When DevOps was coined around 2009, its purpose was to break down silos between development and IT operations. DevOps has since become a game of tug-of-war between the reliability needs of the operations team and the velocity goals on the developer side. Site reliably engineering became that balancer.
As Benjamin Treynor Sloss, designer of Google’s SRE program, puts it: “SRE is what happens when you ask a software engineer to design and run operations.”
The SRE team has emerged as the answer to how you can build systems at scale, striking that balance between velocity, maintainability and efficiency.
It was only logical that this year’s DevOps Enterprise Summit would want to invite Google SRE leadership to break down how it works at Google. After all, with more than 2 billion lines of code, Google’s production environment is one of the most complex integrated systems… ever. Its interconnectivity and uptime sets the standard for DORA metrics, but also create challenges at a planet scale. It literally wrote the books on site reliability engineering.
Of course, almost everyone outside of Google will probably not work on anything at this scale, but, because increasingly distributed systems are constantly integrating with others, the challenges of scaling with complexity are universal. As are the ways to tackle them.
One Team to Rule Them All, But Not to Rule
Google’s site reliability engineering team is treated as one central organism, spanning across internal networking and developer tools, as well as customer-facing ones. Each service lifecycle stage has different needs and the types of SRE engagement vary.
“What they all have in common is they are scoped around SRE’s mission: reliability, velocity, maintainability and efficiency. And a shared set of principles,” said Dr. Christof Leng, Google’s SRE Engagements engineering lead. He heads three horizontal SRE teams in Munich and is responsible for maintaining Google’s SRE Engagement Model, that collection of policies and principles around SRE and developer collaboration.
Google has more than 3,000 engineers, grouped into product areas, of between 50 and 300 SREs each. This makes it one of the largest, if not the largest, SRE team in the world, yet it is still asymmetrically smaller than the developer team. Leng says that keeps SREs focused on their core mission. And it limits the amount of work developers can offload onto SREs.
Also SRE support is not automatic or for all dev teams at Google. SRE remains an intentionally scarce resource. SRE teams are funded by the development teams — decided at director or VP level — and is made up of at least six SREs each. Both the dev and SRE teams must agree to start an engagement and either side can end it. But it’s usually intended to be longer term.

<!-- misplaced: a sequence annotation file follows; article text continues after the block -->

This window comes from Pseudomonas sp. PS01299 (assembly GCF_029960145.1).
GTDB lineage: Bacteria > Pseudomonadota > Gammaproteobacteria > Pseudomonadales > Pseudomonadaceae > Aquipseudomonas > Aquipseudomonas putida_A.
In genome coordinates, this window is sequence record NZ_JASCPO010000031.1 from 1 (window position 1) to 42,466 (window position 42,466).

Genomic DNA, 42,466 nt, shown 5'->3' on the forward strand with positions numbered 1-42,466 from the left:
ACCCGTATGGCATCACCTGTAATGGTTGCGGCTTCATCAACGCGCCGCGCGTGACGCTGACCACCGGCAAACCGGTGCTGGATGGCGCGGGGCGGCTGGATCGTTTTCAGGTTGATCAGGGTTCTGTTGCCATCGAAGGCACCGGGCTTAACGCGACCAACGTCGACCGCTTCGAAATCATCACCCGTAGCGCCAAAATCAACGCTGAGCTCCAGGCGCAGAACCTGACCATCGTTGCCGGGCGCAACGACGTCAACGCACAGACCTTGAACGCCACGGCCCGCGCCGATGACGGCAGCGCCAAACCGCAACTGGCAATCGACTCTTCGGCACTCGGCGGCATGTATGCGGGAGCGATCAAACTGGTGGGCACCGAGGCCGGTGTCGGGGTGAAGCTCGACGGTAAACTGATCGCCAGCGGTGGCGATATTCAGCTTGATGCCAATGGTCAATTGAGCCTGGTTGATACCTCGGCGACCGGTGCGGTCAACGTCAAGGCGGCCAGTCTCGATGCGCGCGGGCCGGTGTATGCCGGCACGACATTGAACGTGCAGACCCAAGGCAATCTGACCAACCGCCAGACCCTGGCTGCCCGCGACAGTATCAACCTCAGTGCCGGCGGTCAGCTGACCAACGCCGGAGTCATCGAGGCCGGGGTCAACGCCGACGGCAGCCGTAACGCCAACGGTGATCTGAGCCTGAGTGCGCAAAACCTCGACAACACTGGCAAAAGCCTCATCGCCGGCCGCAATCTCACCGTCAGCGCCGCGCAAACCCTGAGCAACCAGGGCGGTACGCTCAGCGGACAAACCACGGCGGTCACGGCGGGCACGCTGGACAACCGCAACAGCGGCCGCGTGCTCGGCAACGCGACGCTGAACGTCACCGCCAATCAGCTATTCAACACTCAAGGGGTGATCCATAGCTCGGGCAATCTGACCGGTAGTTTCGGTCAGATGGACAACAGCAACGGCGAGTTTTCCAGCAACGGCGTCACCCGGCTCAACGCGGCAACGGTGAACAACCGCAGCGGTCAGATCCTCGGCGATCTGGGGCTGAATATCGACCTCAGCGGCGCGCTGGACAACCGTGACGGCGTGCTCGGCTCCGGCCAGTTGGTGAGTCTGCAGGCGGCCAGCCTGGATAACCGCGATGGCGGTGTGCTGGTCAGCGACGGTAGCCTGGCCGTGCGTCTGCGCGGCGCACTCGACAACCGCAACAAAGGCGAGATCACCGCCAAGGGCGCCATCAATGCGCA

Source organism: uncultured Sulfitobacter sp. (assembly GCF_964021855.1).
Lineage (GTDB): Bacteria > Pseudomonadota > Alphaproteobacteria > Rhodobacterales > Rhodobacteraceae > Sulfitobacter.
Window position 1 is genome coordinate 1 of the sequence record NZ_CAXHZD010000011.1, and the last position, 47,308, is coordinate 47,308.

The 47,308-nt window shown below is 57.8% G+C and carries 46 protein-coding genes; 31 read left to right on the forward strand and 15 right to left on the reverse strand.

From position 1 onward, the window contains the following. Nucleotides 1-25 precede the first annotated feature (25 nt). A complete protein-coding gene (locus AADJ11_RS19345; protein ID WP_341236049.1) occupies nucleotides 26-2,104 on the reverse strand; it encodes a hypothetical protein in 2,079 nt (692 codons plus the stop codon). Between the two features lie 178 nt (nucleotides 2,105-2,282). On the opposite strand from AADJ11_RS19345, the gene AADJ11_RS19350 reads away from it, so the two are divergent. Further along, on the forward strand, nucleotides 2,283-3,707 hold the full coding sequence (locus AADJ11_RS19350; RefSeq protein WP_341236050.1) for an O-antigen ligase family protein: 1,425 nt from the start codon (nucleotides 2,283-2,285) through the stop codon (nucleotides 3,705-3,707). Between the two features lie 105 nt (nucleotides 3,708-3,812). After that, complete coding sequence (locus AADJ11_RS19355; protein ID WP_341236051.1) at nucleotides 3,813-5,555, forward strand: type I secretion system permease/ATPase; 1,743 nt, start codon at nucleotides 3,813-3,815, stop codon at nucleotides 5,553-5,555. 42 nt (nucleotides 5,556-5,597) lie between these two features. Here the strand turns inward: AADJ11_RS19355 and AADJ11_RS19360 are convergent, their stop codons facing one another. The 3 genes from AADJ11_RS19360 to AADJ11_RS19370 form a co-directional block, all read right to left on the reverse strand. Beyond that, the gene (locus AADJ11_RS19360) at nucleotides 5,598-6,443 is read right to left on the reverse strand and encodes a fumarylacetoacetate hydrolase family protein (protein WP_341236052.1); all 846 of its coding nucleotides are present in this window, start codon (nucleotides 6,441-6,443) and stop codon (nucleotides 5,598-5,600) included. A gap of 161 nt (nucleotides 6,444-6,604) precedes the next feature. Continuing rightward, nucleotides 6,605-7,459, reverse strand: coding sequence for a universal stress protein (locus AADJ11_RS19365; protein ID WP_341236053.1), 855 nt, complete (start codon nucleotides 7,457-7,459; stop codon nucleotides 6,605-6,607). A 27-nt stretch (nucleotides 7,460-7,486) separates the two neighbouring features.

“Production excellence is a multi-year investment so engagements are not considered in isolation, but at the SRE-product area level,” explained Dr. Jennifer Petoff, Google’s director of SRE education and co-author of the original SRE O’Reilly guide.
“It takes time to build up that deep understanding of the services that team is responsible for.”
The Specific Scope of Google SRE-Developer Relationships
While managing a service is a shared endeavor with shared goals, service level objectives and error budgets, Petoff noted that, even though the day-to-day production responsibly rests with the SRE team, ultimately the uptime and availability buck stops with the dev team.
“Responsibility for having a reliable service is not off-loaded onto the SRE or thrown over the fence. SRE’s job is to help the dev team meet their reliability and velocity goals and to meet the needs of our users first and foremost,” she said.
In fact, it’s quite clear what the SRE team can engage with and not. The Google SRE team is only able to work on certain projects — and the existence of an on-call team is not seen as a justification. They can only work on what they can do significantly more efficiently than anyone else. If devs can do it, that should remain a dev headcount.
The Google SRE Engagement Model concerns production only, which includes:
- System architecture and inter-service dependencies
- Instrumentation, metrics and monitoring
- Emergency response
- Capacity planning
- Change management
- Performance — availability, latency and efficiency
By design the work of the SREs must also be “interesting, impactful and challenging for the SRE team,” Petoff said. This is not handing off pager duty. “SRE is not to be the ops team. Our mission is not to handle operations, but to improve inherent reliability of systems through engineering.”